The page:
Divine black beverage
The most important factor in brewing a good cup of coffee is freshness, which is what makes KronotRop revolutionary for the java scene in Istanbul.
John McCarroll, Foursquare mayor of KronotRop and the guy who made our blissful introduction, calls the gourmet cafe the future of the espresso scene and suggests Istanbul is beginning to experience a third-wave coffee sea change. "It's a wonderful time to be an espressohead in Istanbul," he said, sipping through the foam on his cappucino. "I mean, just, like, taste this – that's the future."
The beans are single-origin, sourced ethically from countries around the world such as Bolivia, Rwanda, Kenya, Brazil and Honduras and then roasted in-house in small amounts.Çağatay also takes great pride in KronotRop's state-of-the-art machinery, such as his Nuova Simonelli espresso machine -- the official choice of the World Barista Championship -- and conical burr grinders, which pulverize coffee beans silky smooth without overheating them.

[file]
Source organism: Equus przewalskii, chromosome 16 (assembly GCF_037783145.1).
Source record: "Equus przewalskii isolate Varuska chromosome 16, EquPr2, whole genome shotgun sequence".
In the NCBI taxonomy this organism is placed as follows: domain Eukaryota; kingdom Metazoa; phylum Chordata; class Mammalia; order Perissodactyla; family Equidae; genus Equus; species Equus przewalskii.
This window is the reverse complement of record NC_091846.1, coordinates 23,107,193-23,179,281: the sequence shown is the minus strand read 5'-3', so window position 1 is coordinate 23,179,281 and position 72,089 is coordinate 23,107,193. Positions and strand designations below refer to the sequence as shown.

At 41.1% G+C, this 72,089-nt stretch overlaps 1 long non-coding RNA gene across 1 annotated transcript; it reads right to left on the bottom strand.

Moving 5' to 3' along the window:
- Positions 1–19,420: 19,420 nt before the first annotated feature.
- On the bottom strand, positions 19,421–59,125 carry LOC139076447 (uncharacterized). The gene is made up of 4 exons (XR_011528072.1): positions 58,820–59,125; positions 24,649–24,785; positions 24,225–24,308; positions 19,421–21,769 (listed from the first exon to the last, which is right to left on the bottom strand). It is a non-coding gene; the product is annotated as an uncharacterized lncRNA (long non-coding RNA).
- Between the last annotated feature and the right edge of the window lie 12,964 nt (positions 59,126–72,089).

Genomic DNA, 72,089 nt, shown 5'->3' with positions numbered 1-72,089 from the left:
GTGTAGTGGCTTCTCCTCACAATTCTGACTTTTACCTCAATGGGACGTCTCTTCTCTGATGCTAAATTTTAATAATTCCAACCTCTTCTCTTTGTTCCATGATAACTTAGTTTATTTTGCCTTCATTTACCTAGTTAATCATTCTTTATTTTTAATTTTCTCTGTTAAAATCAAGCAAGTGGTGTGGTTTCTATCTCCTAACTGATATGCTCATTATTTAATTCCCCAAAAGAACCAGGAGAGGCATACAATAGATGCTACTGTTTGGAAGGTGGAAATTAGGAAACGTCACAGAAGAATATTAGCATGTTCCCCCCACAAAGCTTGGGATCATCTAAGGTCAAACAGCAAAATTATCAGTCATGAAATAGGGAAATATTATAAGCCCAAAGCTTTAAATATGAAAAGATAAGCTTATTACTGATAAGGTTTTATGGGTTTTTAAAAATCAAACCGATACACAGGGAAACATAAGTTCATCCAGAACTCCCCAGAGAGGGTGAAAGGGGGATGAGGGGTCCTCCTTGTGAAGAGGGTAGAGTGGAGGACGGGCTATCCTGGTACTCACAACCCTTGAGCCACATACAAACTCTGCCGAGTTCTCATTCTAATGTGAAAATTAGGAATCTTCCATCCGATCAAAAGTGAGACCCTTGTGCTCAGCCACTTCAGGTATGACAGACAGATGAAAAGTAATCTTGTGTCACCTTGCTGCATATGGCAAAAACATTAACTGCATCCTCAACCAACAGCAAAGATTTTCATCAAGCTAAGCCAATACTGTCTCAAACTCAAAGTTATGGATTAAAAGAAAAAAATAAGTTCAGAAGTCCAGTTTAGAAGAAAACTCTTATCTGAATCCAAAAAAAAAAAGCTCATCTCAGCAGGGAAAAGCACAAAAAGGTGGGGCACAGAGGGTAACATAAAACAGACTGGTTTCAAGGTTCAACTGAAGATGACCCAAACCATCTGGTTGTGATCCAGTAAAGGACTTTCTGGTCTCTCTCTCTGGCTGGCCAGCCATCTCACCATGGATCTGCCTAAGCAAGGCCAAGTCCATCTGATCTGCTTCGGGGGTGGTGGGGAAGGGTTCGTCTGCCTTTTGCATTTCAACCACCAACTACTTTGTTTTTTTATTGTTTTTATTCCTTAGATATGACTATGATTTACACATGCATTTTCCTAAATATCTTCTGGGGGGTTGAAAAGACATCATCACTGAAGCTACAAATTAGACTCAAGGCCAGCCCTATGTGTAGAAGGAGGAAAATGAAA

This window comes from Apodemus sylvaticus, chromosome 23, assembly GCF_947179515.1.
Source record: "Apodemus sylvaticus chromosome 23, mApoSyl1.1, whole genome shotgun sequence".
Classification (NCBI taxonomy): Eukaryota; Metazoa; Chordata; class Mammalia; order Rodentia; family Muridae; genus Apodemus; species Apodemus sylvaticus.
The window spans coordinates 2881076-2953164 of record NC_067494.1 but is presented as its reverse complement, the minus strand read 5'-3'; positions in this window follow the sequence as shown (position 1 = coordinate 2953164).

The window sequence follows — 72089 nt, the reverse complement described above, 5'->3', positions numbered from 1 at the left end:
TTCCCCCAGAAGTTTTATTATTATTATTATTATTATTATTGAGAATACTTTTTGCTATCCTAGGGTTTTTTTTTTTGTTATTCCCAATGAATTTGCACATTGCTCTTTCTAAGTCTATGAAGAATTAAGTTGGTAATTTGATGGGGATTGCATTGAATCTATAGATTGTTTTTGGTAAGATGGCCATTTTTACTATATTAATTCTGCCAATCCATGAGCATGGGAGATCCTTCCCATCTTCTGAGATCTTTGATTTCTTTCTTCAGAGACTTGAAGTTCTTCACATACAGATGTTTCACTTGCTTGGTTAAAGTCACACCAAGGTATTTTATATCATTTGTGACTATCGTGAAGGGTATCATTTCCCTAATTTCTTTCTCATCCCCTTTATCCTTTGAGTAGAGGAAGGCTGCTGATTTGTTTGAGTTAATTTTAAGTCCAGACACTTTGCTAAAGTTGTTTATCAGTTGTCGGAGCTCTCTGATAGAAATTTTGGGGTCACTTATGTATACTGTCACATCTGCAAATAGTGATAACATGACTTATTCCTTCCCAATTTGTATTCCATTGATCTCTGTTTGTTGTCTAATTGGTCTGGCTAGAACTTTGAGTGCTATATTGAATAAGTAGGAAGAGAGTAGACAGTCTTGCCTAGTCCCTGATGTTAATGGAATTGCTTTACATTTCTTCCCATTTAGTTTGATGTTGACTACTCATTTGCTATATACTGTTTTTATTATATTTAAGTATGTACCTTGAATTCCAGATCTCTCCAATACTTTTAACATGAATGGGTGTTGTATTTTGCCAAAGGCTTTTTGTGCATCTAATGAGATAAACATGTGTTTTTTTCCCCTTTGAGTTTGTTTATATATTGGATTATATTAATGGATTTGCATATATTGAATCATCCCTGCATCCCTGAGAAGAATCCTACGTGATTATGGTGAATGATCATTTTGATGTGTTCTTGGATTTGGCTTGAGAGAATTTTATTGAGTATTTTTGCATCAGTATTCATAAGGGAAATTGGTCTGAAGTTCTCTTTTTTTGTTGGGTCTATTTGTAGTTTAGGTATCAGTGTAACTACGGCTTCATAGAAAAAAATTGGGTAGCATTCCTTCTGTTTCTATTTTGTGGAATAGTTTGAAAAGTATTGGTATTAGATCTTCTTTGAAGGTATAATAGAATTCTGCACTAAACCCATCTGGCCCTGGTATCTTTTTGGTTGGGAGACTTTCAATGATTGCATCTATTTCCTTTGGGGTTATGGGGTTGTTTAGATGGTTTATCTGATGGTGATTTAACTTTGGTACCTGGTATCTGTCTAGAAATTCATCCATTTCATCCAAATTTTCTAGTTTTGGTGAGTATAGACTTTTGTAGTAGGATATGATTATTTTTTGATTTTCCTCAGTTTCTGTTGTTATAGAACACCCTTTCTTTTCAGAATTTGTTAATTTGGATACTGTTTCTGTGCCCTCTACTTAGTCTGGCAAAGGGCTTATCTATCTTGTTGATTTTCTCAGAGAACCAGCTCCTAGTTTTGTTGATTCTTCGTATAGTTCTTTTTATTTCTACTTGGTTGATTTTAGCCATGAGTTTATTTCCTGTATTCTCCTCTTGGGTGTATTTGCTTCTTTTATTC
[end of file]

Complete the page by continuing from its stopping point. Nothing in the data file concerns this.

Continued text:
Talking to Çağatay, who sports a canvas newsboy cap and a burlap sack as an apron, about coffee is like reading an encyclopedia alongside a poem.
I imagine him as a scientist, his face just as grave and determined, as he measures and delicately places the newly arrived El Salvador Rafael Red Bourbon coffee grounds inside a single-cup ceramic coffee dripper.
The name of his gourmet coffee shop is Turkish for “chronotropic,” Çağatay then explains, a thing that regulates the heart. The “r” is capitalized to refer to a positive chronotrope, such as coffee, that increases the heart rate.